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Epidural allows faster mobility recovery

There may be a way to get out of bed in less than an hour after giving birth. There is another kind of epidural available that doctors say allows mothers to regain their mobility faster.

“They can tell what’s going on, they can tell when to push, they know when to stop pushing, they can feel where their baby is,” says Todd Merkley, CRNA at Mountain View Hospital.

The difference is the type of needle that is used.

“This is a Tuohy Needle. It’s a modified Tuohy Needle, it has a little hole in the very end of it. Once I find the epidural space I can slide this needle through it,” says Merkley.

Which allows for a quicker recovery time compared to traditional epidurals.

“With this CSE technique, we dose the epidural so patients have a lot of motor-strength after the patient delivers and we pull the epidural catheter patient recovers much faster. There is some variability in patients anywhere from 20 minutes to an hour later. Patients are able to get up and move around without any weakness in their legs.”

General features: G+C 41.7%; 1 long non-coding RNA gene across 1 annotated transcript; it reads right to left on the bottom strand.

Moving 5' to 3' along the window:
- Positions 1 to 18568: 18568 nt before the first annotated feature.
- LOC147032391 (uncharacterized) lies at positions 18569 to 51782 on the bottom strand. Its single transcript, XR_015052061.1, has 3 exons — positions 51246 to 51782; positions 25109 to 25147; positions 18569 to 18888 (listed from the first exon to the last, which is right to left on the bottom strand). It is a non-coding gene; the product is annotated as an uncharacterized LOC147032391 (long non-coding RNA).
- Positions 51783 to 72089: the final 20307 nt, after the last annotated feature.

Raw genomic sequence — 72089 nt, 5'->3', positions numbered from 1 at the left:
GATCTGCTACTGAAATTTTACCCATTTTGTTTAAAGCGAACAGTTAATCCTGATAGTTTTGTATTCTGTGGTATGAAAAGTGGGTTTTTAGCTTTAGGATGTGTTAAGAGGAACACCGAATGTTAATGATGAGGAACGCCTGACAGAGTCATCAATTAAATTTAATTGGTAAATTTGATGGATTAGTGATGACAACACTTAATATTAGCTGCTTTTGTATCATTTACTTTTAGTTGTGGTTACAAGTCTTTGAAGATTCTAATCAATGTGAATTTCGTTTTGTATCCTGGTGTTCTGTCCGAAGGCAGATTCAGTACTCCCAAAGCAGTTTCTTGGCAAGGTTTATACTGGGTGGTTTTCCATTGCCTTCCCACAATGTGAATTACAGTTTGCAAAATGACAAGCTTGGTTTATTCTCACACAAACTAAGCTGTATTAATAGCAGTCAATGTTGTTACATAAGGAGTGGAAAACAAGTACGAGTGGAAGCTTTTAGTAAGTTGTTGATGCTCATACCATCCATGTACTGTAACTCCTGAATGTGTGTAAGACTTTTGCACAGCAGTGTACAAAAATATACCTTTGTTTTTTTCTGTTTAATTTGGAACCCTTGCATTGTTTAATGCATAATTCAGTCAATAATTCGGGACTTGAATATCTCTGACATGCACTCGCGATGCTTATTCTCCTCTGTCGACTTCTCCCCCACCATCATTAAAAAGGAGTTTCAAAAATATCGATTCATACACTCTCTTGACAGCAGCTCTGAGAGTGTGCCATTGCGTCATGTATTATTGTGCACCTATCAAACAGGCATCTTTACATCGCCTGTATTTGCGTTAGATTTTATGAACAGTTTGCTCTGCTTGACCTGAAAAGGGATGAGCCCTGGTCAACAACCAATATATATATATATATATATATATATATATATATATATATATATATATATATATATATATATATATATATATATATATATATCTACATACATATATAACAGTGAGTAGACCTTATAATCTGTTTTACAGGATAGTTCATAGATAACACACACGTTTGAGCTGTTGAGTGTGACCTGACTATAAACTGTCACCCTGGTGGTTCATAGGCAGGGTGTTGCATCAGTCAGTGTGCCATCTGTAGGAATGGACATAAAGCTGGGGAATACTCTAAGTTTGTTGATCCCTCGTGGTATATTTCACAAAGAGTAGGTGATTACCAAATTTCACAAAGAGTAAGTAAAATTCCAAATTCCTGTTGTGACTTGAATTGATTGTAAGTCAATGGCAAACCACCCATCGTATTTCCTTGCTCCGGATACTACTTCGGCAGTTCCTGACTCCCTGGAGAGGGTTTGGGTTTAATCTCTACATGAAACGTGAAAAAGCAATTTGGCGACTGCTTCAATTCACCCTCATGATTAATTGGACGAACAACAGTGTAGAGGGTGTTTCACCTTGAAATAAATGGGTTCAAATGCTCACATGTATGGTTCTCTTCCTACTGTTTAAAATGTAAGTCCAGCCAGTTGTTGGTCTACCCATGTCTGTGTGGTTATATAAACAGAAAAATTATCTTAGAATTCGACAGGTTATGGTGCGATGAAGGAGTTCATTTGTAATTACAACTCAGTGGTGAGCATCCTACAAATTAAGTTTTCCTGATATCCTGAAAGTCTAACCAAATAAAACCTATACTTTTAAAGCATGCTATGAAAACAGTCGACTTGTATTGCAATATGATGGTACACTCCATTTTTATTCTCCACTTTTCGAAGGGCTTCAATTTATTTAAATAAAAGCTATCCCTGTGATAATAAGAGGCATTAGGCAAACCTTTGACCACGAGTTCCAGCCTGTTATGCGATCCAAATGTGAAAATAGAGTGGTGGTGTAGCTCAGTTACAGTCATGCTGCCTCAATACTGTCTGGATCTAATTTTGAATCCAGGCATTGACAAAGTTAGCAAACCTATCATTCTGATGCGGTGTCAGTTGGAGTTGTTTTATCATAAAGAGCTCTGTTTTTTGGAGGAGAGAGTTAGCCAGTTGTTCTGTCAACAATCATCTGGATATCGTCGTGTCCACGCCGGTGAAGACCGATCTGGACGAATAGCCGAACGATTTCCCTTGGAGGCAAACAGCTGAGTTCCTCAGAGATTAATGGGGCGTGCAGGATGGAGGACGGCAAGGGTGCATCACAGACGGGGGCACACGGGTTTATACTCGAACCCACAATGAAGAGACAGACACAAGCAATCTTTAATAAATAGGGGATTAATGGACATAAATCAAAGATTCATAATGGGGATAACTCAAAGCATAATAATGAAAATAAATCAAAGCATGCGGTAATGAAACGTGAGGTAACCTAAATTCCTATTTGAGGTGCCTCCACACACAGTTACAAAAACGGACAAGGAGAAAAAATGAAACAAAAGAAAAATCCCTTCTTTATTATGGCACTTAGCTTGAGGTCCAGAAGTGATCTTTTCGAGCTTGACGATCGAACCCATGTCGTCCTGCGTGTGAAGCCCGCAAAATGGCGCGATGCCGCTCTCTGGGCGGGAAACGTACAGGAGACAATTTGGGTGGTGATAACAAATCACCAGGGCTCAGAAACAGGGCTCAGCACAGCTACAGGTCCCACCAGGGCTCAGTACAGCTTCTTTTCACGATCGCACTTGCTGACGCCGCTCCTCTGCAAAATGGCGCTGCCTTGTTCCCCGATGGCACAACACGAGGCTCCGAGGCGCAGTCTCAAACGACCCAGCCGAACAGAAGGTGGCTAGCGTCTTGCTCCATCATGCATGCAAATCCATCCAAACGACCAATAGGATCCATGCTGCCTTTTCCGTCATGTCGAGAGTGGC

Emma was born this today with the help of this type of epidural.

“I actually had her this morning at 5:45,” says Amy Clark, Emma’s mother.

She says it had a fast effect.

“It’s actually been nice. It took effect really quickly with not a lot of side effects and it was as pleasant an experience for giving birth that is,” says Clark.

And she says she was able to have more control.

“You have movement in your legs that a lot of times you wouldn’t have normally so it gives you more control when it’s time to push. You can actually feel yourself giving birth instead of being numb the entire time.”

The staff at Mountain View says that although it may be possible to walk right after getting the epidural, they do not allow their patients to do so or encourage it.

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